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21 lessons found; showing 10 per page, sorted by Title...
Showing Grade 5, Unit 7, Articles of Confederation and Constitution
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The Bill of Rights - A Virtual Museum

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http://rims.k12.ca.us/score_lessons/bill_of_rights/

Description: On April 30, 1789, George Washington was sworn in as the first president of the United States. The new United States Constitution had already been ratified, yet the future of the new country was still at risk. Many of the founding fathers were demanding a "bill of rights" which would protect the people from the government. This list of rights was to be added to the Constitution to guarantee individual liberties, to make sure that the new government would not treat citizens like the old colonial government of Great Britain did. But not everyone agreed that this bill of rights was necessary. Learn about the rights that are protected by this famous document in the Web Museum designed for Language Learners. Apply the protected rights to a list of example events to discuss with your class. Then open your local newspaper to find other examples of challenges to rights in America. Standards 5.7.2, 5.7.3, 8.2.6, 10.2.2, 11.1.2, 12.1.6, and 12.5.1 civics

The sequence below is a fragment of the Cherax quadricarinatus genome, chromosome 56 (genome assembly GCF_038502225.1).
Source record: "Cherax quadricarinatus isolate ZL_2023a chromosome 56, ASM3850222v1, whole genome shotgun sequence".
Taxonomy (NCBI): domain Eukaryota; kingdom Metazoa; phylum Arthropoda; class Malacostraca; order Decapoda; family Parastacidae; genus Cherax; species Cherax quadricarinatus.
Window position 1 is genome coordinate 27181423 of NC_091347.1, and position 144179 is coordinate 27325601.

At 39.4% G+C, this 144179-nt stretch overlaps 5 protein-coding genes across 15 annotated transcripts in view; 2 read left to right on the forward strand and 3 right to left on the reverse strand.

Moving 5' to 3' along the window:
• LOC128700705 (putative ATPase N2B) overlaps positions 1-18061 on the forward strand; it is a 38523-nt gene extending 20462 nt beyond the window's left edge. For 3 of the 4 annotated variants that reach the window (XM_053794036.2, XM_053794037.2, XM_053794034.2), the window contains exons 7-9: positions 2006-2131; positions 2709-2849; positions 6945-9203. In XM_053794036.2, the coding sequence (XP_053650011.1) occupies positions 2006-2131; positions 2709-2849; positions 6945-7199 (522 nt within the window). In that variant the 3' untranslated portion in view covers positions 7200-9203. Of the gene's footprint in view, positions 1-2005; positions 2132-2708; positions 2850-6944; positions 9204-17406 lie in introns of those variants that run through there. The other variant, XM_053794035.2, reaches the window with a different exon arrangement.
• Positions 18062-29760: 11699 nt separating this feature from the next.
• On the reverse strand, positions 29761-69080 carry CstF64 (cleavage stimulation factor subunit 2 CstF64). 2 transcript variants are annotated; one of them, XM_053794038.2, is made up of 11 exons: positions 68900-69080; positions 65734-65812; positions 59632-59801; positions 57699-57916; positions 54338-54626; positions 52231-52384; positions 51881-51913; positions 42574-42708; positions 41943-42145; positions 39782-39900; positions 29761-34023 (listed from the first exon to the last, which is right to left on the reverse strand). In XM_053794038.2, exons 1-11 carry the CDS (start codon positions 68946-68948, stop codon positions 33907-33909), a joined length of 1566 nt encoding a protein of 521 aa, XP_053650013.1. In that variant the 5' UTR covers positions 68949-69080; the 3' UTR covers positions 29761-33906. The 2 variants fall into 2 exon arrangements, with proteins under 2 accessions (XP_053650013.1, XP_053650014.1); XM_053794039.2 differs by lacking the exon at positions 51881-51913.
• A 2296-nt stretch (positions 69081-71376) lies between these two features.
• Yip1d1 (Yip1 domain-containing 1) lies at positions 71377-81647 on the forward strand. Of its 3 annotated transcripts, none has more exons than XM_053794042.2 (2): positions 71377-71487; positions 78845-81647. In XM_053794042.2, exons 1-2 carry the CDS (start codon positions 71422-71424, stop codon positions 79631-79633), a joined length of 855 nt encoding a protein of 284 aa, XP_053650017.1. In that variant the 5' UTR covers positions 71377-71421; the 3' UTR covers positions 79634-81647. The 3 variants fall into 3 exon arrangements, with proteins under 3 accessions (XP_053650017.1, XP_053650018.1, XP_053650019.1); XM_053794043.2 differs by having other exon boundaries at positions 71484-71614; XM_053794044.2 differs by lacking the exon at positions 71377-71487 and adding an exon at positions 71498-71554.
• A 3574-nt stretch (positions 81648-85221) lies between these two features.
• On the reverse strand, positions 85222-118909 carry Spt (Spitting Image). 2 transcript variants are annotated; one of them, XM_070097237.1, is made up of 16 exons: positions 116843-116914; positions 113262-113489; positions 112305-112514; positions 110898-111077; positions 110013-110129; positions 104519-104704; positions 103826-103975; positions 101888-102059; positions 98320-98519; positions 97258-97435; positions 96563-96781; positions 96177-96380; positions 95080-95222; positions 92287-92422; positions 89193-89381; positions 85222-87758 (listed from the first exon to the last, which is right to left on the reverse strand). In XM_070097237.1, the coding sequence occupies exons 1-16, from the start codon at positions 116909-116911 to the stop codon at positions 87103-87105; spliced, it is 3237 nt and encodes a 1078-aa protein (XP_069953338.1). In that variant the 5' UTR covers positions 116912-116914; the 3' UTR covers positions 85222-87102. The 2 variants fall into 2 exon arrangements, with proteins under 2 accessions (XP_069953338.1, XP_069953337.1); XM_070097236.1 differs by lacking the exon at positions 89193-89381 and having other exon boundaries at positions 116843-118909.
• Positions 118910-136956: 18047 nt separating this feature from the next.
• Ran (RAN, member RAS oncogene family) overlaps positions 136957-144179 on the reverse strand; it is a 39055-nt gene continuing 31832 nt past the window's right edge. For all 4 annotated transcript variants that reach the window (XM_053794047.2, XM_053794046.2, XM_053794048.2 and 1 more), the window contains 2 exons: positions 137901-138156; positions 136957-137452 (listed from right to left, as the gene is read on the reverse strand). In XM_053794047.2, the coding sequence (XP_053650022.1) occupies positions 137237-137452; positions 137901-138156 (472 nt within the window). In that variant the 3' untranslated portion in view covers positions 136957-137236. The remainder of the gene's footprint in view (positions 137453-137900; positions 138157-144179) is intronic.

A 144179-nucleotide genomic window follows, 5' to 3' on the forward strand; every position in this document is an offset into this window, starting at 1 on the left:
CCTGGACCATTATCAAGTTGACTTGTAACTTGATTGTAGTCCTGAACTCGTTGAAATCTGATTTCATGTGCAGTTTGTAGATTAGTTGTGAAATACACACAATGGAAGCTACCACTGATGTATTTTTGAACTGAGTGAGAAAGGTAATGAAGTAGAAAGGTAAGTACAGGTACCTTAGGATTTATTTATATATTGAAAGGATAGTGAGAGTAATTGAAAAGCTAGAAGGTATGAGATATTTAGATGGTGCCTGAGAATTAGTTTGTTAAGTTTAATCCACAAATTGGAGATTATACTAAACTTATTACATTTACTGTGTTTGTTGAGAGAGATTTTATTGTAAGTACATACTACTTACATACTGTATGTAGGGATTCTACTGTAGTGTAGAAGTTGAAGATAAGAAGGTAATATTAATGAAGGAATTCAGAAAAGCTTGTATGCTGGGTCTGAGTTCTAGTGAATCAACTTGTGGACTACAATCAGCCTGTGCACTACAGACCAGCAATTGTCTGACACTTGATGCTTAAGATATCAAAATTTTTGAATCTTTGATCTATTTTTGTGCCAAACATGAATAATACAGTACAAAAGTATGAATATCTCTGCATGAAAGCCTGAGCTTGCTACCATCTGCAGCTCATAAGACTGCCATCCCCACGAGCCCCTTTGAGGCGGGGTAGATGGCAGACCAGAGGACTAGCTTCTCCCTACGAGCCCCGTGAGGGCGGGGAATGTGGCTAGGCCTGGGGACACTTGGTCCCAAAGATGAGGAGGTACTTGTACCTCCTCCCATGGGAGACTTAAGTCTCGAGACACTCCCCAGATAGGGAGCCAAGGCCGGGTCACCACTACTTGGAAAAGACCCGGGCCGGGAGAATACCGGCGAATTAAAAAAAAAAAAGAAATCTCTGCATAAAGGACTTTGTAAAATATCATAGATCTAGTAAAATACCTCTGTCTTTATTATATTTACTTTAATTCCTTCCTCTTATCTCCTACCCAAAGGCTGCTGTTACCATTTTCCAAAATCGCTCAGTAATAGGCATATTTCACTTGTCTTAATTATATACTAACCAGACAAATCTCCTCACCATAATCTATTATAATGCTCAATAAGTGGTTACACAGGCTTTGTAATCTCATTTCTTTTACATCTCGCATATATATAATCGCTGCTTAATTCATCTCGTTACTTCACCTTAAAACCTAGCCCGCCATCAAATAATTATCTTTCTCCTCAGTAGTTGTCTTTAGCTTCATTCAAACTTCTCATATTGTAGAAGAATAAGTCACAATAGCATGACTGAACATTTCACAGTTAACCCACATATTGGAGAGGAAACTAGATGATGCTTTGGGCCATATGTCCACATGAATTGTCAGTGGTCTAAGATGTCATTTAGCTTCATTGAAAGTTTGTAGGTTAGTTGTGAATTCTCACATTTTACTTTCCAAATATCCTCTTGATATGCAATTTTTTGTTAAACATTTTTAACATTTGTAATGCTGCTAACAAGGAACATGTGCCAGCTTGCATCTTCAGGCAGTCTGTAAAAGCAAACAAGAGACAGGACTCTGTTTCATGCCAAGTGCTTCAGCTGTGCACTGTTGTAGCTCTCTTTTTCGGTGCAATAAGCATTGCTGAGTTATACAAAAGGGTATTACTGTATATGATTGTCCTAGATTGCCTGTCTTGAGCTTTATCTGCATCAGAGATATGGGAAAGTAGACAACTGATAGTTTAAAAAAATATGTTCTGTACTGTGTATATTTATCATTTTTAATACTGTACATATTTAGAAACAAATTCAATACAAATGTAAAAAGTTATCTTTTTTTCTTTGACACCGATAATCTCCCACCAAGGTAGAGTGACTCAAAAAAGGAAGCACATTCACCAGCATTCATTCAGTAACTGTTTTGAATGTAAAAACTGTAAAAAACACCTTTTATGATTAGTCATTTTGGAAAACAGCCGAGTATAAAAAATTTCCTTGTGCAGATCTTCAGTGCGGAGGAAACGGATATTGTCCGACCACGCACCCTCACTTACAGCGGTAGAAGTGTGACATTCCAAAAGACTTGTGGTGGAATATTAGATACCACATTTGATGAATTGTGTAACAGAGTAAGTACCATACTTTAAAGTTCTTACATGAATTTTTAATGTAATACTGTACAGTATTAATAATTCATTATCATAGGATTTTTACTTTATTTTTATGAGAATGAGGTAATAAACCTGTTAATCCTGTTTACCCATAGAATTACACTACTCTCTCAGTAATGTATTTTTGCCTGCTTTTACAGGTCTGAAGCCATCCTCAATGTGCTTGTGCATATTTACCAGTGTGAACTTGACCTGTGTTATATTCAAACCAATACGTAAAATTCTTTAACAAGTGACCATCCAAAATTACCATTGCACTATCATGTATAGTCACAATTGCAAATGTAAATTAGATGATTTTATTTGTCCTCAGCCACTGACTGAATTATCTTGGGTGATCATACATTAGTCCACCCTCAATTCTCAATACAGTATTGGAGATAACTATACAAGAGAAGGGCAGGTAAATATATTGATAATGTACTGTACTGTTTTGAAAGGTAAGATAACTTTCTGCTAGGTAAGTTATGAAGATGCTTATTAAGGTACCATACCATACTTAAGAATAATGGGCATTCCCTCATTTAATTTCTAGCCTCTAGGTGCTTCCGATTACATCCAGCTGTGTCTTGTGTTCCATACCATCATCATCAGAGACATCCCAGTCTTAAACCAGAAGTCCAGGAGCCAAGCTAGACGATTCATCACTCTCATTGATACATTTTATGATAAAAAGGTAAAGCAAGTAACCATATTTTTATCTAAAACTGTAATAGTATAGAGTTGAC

Author: Robert Houghton, Indio Middle School

Lesson ID: 1021

The House of Dies Drear

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http://rims.k12.ca.us/activity/diesdrear/

Description: These activities go along with Virginia Hamilton's House of Dies Drear, a gripping story about the Underground Railroad. There are activities to promote writing, vocabulary development, poetry, and much more. Standards 5.7.3, 5.7.4, 8.3.1, 8.9.1 and 8.9.2

Author: Michele Osinski

Lesson ID: 1042

Underground Railroad: A Webquest

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http://rims.k12.ca.us/score_lessons/ugrrwbst/

Description: Explore the Underground Railroad, the people who served as conductors and the system used to help enslaved people to freedom. Report your findings to the class by playing the role of artist, Freedom Seekers, Teacher or Writer. Standards 5.7.5 and 8.9.1

Author: Susan G. Barhan & Eleanor J. Williams

Lesson ID: 1087

Articles of Confederation

http://history.grand-forks.k12.nd.us/ndhistory/LessonOverview.aspx?LessonID=159

Description: Analyze the Articles of Confederation and examine its components. Draw conclusions about the document's effectiveness for governing the new nation. Use a worksheet to gather your notes and will write an essay integrating your information. The Articles link within the site is broken so go to . Standard 5.7.1 and 8.2.2

Author: Engage Students in American History

Lesson ID: 1417

Balancing Three Branches at Once: Our System of Checks and Balances

http://edsitement.neh.gov/view_lesson_plan.asp?id=222

Description: One of the most persistent and overarching complaints about the early government of the U.S. under the Articles of Confederation was the weakness of the federal government. Attempting to form a more perfect union, the framers of the Constitution designed a government that clearly assigned power to three branches, while at the same time guaranteeing that the power of any branch could be checked by another. Using School House Rocks songs and primary source documents, your students can see clear demonstrations of how one branch of our government can check another. Standard 5.7.4

Author: EDSitement

Lesson ID: 118

Citizenship and Voting in America